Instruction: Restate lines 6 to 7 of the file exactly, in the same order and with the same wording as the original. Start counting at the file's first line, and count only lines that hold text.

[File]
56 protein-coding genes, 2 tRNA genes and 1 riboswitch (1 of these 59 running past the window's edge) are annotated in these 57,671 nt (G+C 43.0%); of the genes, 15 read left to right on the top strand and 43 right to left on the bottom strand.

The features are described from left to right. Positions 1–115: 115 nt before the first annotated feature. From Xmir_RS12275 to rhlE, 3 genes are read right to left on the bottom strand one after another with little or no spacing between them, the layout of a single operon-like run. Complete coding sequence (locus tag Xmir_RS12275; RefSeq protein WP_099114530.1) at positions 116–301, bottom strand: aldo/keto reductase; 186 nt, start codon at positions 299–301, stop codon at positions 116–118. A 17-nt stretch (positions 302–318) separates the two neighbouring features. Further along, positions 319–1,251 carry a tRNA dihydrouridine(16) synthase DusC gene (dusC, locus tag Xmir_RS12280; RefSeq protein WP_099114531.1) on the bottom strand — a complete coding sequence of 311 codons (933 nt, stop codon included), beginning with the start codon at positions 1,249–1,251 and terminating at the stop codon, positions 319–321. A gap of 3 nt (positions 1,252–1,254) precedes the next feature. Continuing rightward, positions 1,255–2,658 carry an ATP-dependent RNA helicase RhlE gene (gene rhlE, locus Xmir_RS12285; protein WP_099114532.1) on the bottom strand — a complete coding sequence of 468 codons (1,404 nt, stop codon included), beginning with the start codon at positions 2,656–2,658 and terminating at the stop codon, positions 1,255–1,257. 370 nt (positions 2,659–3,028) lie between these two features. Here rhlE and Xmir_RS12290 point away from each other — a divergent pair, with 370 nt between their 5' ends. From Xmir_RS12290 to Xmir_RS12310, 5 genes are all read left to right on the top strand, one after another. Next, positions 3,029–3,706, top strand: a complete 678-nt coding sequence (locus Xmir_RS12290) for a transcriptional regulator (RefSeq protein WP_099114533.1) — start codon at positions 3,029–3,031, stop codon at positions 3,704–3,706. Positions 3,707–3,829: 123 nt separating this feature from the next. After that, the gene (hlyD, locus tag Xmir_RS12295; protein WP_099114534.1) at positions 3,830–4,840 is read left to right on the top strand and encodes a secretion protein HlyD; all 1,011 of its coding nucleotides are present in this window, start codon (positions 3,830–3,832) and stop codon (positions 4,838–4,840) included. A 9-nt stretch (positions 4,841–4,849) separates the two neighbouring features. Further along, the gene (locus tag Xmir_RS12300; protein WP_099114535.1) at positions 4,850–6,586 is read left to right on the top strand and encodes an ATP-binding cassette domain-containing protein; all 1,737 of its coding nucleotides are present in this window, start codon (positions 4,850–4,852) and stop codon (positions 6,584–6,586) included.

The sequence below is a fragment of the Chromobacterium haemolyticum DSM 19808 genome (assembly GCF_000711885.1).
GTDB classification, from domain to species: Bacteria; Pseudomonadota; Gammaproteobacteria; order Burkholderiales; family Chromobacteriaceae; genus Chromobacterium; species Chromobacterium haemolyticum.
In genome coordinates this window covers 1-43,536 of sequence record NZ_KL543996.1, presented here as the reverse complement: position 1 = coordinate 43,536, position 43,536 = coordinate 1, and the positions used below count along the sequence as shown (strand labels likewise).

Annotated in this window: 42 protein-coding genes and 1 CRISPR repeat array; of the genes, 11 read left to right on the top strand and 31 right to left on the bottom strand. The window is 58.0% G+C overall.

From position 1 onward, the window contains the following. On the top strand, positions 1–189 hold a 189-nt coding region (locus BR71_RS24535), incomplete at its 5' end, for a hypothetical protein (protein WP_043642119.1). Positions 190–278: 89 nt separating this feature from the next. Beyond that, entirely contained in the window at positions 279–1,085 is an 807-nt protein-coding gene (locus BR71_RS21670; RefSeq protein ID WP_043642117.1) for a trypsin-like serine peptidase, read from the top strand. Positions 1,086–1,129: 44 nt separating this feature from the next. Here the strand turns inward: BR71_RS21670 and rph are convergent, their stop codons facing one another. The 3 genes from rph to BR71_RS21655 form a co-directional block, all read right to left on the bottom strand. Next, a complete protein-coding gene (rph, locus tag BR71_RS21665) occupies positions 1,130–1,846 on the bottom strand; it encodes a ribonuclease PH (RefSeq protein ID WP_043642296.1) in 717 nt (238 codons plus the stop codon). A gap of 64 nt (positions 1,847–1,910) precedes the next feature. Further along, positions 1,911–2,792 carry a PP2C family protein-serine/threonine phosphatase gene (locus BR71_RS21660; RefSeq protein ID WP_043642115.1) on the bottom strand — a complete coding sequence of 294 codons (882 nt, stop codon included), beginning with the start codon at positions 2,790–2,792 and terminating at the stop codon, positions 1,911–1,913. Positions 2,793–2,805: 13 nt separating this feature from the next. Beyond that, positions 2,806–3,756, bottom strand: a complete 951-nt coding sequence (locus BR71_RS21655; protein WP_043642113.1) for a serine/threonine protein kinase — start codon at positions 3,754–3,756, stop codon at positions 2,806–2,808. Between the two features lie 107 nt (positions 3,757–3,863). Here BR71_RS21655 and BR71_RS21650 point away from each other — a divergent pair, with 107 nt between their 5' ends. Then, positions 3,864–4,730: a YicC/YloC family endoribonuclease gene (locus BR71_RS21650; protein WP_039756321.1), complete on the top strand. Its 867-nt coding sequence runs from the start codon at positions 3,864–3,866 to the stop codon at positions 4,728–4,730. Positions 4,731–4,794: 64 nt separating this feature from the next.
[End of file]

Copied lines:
Annotated in this window: 42 protein-coding genes and 1 CRISPR repeat array; of the genes, 11 read left to right on the top strand and 31 right to left on the bottom strand. The window is 58.0% G+C overall.

From position 1 onward, the window contains the following. On the top strand, positions 1–189 hold a 189-nt coding region (locus BR71_RS24535), incomplete at its 5' end, for a hypothetical protein (protein WP_043642119.1). Positions 190–278: 89 nt separating this feature from the next. Beyond that, entirely contained in the window at positions 279–1,085 is an 807-nt protein-coding gene (locus BR71_RS21670; RefSeq protein ID WP_043642117.1) for a trypsin-like serine peptidase, read from the top strand. Positions 1,086–1,129: 44 nt separating this feature from the next. Here the strand turns inward: BR71_RS21670 and rph are convergent, their stop codons facing one another. The 3 genes from rph to BR71_RS21655 form a co-directional block, all read right to left on the bottom strand. Next, a complete protein-coding gene (rph, locus tag BR71_RS21665) occupies positions 1,130–1,846 on the bottom strand; it encodes a ribonuclease PH (RefSeq protein ID WP_043642296.1) in 717 nt (238 codons plus the stop codon). A gap of 64 nt (positions 1,847–1,910) precedes the next feature. Further along, positions 1,911–2,792 carry a PP2C family protein-serine/threonine phosphatase gene (locus BR71_RS21660; RefSeq protein ID WP_043642115.1) on the bottom strand — a complete coding sequence of 294 codons (882 nt, stop codon included), beginning with the start codon at positions 2,790–2,792 and terminating at the stop codon, positions 1,911–1,913. Positions 2,793–2,805: 13 nt separating this feature from the next. Beyond that, positions 2,806–3,756, bottom strand: a complete 951-nt coding sequence (locus BR71_RS21655; protein WP_043642113.1) for a serine/threonine protein kinase — start codon at positions 3,754–3,756, stop codon at positions 2,806–2,808. Between the two features lie 107 nt (positions 3,757–3,863). Here BR71_RS21655 and BR71_RS21650 point away from each other — a divergent pair, with 107 nt between their 5' ends. Then, positions 3,864–4,730: a YicC/YloC family endoribonuclease gene (locus BR71_RS21650; protein WP_039756321.1), complete on the top strand. Its 867-nt coding sequence runs from the start codon at positions 3,864–3,866 to the stop codon at positions 4,728–4,730. Positions 4,731–4,794: 64 nt separating this feature from the next.